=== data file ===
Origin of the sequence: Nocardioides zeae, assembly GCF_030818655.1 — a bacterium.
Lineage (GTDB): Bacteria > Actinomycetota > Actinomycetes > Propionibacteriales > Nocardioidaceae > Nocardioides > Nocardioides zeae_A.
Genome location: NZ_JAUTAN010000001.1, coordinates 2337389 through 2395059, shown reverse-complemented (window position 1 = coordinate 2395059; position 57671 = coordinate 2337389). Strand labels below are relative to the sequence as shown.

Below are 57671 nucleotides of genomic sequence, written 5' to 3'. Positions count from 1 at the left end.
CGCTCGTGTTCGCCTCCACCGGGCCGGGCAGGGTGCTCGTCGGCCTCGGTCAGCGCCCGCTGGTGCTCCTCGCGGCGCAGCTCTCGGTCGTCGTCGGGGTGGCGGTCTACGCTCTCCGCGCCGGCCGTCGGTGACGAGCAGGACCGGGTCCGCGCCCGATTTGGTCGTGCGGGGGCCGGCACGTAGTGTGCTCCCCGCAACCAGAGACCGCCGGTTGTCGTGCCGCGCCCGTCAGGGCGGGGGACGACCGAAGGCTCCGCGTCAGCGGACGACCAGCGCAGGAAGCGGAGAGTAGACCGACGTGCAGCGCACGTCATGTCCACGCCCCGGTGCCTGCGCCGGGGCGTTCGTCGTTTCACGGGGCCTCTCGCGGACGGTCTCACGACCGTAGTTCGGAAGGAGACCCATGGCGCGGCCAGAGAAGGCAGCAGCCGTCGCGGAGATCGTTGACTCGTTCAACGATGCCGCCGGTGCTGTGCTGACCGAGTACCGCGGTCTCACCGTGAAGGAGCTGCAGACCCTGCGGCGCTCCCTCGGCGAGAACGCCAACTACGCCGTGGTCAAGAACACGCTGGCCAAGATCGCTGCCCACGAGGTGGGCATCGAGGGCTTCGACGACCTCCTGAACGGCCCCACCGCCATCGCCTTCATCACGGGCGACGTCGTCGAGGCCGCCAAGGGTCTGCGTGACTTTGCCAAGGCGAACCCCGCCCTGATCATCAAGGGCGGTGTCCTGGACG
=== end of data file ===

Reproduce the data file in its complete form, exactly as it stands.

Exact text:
Origin of the sequence: Nocardioides zeae, assembly GCF_030818655.1 — a bacterium.
Lineage (GTDB): Bacteria > Actinomycetota > Actinomycetes > Propionibacteriales > Nocardioidaceae > Nocardioides > Nocardioides zeae_A.
Genome location: NZ_JAUTAN010000001.1, coordinates 2337389 through 2395059, shown reverse-complemented (window position 1 = coordinate 2395059; position 57671 = coordinate 2337389). Strand labels below are relative to the sequence as shown.

Below are 57671 nucleotides of genomic sequence, written 5' to 3'. Positions count from 1 at the left end.
CGCTCGTGTTCGCCTCCACCGGGCCGGGCAGGGTGCTCGTCGGCCTCGGTCAGCGCCCGCTGGTGCTCCTCGCGGCGCAGCTCTCGGTCGTCGTCGGGGTGGCGGTCTACGCTCTCCGCGCCGGCCGTCGGTGACGAGCAGGACCGGGTCCGCGCCCGATTTGGTCGTGCGGGGGCCGGCACGTAGTGTGCTCCCCGCAACCAGAGACCGCCGGTTGTCGTGCCGCGCCCGTCAGGGCGGGGGACGACCGAAGGCTCCGCGTCAGCGGACGACCAGCGCAGGAAGCGGAGAGTAGACCGACGTGCAGCGCACGTCATGTCCACGCCCCGGTGCCTGCGCCGGGGCGTTCGTCGTTTCACGGGGCCTCTCGCGGACGGTCTCACGACCGTAGTTCGGAAGGAGACCCATGGCGCGGCCAGAGAAGGCAGCAGCCGTCGCGGAGATCGTTGACTCGTTCAACGATGCCGCCGGTGCTGTGCTGACCGAGTACCGCGGTCTCACCGTGAAGGAGCTGCAGACCCTGCGGCGCTCCCTCGGCGAGAACGCCAACTACGCCGTGGTCAAGAACACGCTGGCCAAGATCGCTGCCCACGAGGTGGGCATCGAGGGCTTCGACGACCTCCTGAACGGCCCCACCGCCATCGCCTTCATCACGGGCGACGTCGTCGAGGCCGCCAAGGGTCTGCGTGACTTTGCCAAGGCGAACCCCGCCCTGATCATCAAGGGCGGTGTCCTGGACG